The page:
I’m currently using Google Chrome as my web browser. I fought it, for a while, as it didn’t have extensions until after it had been released for a while. And I love web browser extensions, so Firefox was always “it” for me. But now Google Chrome has ’em, and I love it. Not just for that, of course, because I also like Google’s products in general. Gmail, Google Reader, Google Voice, Google Calendar, Google Docs… I use them all, to varying degrees. So one of the things that disappointed me about Google Chrome originally was that it didn’t seem to really integrate with Google’s other services. I’d imagined a browser with built-in Gmail checking, or Calendar reminders, or something to integrate the Google services. And there was… nothing. But with extensions now a feature, Google started releasing their own, and suddenly the browser I was “creating” by choosing my favorite extensions was closer to the browser I’d imagined. One of Google’s newest extensions is Web Clipboard. Web Clipboard integrates the web browser with the cloud, and enables users to store snippets of text and HTML on Google’s online clipboard, and then access them later for pasting, with just a couple clicks.
First, Web Clipboard is a new extension, and as such has a few serious problems, which I’ll touch on in a minute. My first reaction to Web Clipboard, however, was that I didn’t really see a need for it. I totally understand wanting a separate clipboard application for the desktop, because sometimes I need to copy three or four separate pieces of information, and then use them individually, but that’s why I use a clipboard program, instead of copy, paste, copy, paste, copy, paste, I can now copy, copy, copy, paste, paste, paste. I feel it’s more efficient, but I didn’t think I’d want one program for copying text in my web browser. But after using it for a bit, I can see the value.
Imagine you find yourself on a website with three or four pieces of information. My first thought was that I’d just made an online software purchase. This would generally include my username and password, and possibly a serial number, purchase order number, and maybe something else. That’s four or five pieces of information. What do I do with it? In the past, I’ve copied everything down (including any text between the important pieces of information), opened Gmail, and emailed the information to myself. With Web Clipboard, I can copy down each piece of information separately. To do this, I simply highlight the text I want to copy, click the Web Clipboard icon, then choose the “Copy selection to web clipboard” option. I can do this as many times as I want, with each selection now showing up on its own line. Later, when I want to access that information, for instance in a different Google service, I simply put the cursor where I want it, click the Web Clipboard icon, then click my mouse on the line of text I want to paste.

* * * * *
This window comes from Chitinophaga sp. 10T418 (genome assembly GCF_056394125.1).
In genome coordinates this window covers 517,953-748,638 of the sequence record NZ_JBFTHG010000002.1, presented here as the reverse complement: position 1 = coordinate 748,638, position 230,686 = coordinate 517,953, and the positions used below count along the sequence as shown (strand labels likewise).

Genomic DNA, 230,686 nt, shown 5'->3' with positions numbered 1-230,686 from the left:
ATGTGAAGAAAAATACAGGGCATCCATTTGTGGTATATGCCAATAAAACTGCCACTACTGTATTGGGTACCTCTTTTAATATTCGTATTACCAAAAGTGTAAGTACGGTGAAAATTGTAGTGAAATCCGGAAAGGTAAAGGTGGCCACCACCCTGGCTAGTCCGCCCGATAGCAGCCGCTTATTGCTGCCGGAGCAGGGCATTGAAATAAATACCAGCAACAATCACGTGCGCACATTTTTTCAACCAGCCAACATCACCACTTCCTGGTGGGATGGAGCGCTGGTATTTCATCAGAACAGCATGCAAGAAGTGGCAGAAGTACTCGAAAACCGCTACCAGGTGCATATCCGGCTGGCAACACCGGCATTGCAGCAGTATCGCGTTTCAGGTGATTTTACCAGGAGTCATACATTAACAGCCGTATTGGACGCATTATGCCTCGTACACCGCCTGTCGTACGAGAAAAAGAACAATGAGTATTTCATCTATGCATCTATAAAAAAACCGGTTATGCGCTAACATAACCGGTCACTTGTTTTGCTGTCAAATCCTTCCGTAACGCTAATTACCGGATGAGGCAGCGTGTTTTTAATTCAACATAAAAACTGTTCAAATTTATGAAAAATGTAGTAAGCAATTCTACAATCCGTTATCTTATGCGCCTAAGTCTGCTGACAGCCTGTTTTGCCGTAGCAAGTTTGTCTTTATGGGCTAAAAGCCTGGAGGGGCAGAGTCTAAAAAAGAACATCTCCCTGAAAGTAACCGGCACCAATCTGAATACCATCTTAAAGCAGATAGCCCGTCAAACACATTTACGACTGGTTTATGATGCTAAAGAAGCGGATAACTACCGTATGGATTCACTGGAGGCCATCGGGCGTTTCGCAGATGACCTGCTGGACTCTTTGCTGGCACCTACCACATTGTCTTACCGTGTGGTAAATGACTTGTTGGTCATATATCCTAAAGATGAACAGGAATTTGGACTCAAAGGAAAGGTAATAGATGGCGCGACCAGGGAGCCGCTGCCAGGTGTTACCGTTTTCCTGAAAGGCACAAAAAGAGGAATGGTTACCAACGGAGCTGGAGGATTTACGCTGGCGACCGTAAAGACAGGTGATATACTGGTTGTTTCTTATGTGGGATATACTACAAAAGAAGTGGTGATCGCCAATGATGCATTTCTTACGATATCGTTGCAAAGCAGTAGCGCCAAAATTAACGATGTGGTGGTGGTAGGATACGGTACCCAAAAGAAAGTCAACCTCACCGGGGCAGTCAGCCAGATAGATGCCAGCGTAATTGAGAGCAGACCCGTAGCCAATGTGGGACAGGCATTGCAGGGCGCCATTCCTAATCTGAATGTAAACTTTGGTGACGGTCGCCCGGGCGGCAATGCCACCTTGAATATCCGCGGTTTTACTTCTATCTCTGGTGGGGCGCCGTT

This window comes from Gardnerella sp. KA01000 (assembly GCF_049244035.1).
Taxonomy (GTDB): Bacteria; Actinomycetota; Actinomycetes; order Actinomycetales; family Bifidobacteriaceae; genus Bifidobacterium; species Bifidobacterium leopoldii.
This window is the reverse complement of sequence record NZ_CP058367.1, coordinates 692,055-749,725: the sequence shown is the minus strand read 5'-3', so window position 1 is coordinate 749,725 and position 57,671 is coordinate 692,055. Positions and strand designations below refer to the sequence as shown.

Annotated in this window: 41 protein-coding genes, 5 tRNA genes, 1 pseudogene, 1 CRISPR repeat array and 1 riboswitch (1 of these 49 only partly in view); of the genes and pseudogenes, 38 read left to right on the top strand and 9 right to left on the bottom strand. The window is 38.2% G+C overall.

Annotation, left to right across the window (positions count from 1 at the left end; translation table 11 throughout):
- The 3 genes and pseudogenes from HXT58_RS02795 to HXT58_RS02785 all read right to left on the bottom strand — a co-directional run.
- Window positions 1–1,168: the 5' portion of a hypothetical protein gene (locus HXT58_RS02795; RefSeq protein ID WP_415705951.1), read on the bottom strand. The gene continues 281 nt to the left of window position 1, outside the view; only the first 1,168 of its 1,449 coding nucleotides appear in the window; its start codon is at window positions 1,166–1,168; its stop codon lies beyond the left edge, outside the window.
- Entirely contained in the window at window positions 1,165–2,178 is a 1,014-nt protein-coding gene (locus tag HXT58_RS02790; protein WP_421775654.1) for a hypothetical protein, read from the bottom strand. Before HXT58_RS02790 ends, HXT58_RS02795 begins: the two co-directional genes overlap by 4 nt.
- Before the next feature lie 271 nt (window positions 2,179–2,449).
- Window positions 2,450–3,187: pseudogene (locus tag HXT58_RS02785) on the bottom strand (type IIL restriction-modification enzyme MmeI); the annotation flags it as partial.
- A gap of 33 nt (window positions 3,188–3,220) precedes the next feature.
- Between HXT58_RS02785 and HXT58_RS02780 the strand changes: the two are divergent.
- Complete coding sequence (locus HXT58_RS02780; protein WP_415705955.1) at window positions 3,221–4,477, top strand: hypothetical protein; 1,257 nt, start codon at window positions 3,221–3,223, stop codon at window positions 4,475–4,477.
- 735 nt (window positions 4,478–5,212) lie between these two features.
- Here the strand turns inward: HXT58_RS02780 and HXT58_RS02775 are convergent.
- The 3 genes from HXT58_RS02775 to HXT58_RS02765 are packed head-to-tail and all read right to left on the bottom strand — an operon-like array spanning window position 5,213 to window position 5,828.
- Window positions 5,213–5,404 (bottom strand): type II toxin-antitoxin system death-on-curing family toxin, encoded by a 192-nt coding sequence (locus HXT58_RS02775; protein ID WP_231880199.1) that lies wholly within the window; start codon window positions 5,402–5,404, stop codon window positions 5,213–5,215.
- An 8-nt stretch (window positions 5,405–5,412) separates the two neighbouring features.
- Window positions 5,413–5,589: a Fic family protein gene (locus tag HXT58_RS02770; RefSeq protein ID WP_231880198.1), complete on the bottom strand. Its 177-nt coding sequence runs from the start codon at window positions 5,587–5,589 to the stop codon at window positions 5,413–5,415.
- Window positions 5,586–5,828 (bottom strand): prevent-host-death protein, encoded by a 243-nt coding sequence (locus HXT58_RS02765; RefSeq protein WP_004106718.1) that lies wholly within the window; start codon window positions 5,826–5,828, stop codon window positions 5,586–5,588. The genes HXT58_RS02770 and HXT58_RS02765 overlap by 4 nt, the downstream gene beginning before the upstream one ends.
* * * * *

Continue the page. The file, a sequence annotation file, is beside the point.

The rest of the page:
At least, that’s how it would work in an ideal world. At the moment, Web Clipboard isn’t all that useful, at least for me. It only works the way I described above some of the time.
Here’s what I’ve been able to do with it. I could copy text from a Google Docs word processing document, or pretty much any website. However, when I just highlighted the above paragraph and tried to copy it (I’m writing this review directly into the Associated Content text editor), Web Clipboard didn’t recognize that I had anything selected. But I do already have some text copied into my Web Clipboard, which I was able to paste into this field without any issues. Similar to that was my experience with Google Docs. I was able to take an existing Google Docs word processor, highlight some text, and copy it into my web clipboard. But I was never – ever! – able to paste it in. Stranger still was another experience I had with Google Docs, which has its own built-in server web clipboard (it’s the same icon as you can see in the screenshots). In this case, I copied some text from an existing Google Docs document and copied it into the built-in server web clipboard. That text then showed up in my Web Clipboard extension. I could paste the content back into the document using the built-in clipboard, but still nothing from the Web Clipboard extension, in spite of the fact that the content had just come from that very same document.
So at the moment the extension is more than a little frustrating. I think it’s a fantastic idea, and the fact that anything I copy stays in my Web Clipboard for 30 days after I last access it is great. That means I could copy something, forget about it, then grab it a few days later, even if I can’t remember the website the text originally came from. So in that regard, it’s nice. But overall, there are just a few too many issues with it. Sometimes it works, other times it doesn’t, and a lot of the time it only works in one direction. As I said, it’s frustrating. I think the idea is great, but the implementation still needs a bit of work. Maybe the next version will be better. Until then, however, I think I’ll be deleting it.